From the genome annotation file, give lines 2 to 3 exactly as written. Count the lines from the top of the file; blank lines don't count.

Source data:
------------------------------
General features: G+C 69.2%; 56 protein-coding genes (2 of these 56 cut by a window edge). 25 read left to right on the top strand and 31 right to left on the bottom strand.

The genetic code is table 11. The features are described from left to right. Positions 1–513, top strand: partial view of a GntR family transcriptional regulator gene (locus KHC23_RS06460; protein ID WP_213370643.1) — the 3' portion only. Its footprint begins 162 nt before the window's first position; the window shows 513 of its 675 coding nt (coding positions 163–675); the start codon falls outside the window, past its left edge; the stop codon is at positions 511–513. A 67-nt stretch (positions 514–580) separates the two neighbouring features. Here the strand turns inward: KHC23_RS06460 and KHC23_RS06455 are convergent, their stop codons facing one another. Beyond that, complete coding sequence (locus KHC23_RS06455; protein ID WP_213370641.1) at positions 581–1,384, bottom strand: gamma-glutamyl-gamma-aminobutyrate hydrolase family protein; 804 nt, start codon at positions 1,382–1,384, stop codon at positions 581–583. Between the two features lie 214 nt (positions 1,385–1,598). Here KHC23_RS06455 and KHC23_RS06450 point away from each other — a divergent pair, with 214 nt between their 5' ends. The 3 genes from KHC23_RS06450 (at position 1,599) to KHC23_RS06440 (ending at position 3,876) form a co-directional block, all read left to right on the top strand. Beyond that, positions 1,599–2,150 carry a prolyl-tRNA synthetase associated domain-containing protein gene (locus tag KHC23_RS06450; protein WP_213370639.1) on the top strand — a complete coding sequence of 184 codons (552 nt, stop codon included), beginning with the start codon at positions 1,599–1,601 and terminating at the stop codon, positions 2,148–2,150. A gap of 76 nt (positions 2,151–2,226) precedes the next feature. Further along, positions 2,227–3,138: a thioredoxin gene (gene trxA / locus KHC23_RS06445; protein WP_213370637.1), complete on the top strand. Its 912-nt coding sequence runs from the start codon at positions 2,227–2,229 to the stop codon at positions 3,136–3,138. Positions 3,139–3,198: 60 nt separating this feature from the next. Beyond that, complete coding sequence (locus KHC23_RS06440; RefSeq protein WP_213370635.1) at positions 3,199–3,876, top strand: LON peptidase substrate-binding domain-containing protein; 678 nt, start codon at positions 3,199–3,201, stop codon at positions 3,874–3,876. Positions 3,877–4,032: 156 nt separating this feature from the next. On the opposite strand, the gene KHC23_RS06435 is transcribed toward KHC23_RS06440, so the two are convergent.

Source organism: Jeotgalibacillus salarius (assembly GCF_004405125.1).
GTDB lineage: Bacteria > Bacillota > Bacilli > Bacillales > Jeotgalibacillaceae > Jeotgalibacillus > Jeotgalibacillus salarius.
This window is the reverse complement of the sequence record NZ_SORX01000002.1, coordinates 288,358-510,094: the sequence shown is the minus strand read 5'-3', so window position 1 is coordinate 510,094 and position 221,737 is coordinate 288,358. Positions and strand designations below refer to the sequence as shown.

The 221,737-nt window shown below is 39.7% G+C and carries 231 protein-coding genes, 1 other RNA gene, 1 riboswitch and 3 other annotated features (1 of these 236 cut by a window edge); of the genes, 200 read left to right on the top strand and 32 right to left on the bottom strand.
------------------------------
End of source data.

The genetic code is table 11. The features are described from left to right. Positions 1–513, top strand: partial view of a GntR family transcriptional regulator gene (locus KHC23_RS06460; protein ID WP_213370643.1) — the 3' portion only. Its footprint begins 162 nt before the window's first position; the window shows 513 of its 675 coding nt (coding positions 163–675); the start codon falls outside the window, past its left edge; the stop codon is at positions 511–513. A 67-nt stretch (positions 514–580) separates the two neighbouring features. Here the strand turns inward: KHC23_RS06460 and KHC23_RS06455 are convergent, their stop codons facing one another. Beyond that, complete coding sequence (locus KHC23_RS06455; protein ID WP_213370641.1) at positions 581–1,384, bottom strand: gamma-glutamyl-gamma-aminobutyrate hydrolase family protein; 804 nt, start codon at positions 1,382–1,384, stop codon at positions 581–583. Between the two features lie 214 nt (positions 1,385–1,598). Here KHC23_RS06455 and KHC23_RS06450 point away from each other — a divergent pair, with 214 nt between their 5' ends. The 3 genes from KHC23_RS06450 (at position 1,599) to KHC23_RS06440 (ending at position 3,876) form a co-directional block, all read left to right on the top strand. Beyond that, positions 1,599–2,150 carry a prolyl-tRNA synthetase associated domain-containing protein gene (locus tag KHC23_RS06450; protein WP_213370639.1) on the top strand — a complete coding sequence of 184 codons (552 nt, stop codon included), beginning with the start codon at positions 1,599–1,601 and terminating at the stop codon, positions 2,148–2,150. A gap of 76 nt (positions 2,151–2,226) precedes the next feature. Further along, positions 2,227–3,138: a thioredoxin gene (gene trxA / locus KHC23_RS06445; protein WP_213370637.1), complete on the top strand. Its 912-nt coding sequence runs from the start codon at positions 2,227–2,229 to the stop codon at positions 3,136–3,138. Positions 3,139–3,198: 60 nt separating this feature from the next. Beyond that, complete coding sequence (locus KHC23_RS06440; RefSeq protein WP_213370635.1) at positions 3,199–3,876, top strand: LON peptidase substrate-binding domain-containing protein; 678 nt, start codon at positions 3,199–3,201, stop codon at positions 3,874–3,876. Positions 3,877–4,032: 156 nt separating this feature from the next. On the opposite strand, the gene KHC23_RS06435 is transcribed toward KHC23_RS06440, so the two are convergent.

Source organism: Jeotgalibacillus salarius (assembly GCF_004405125.1).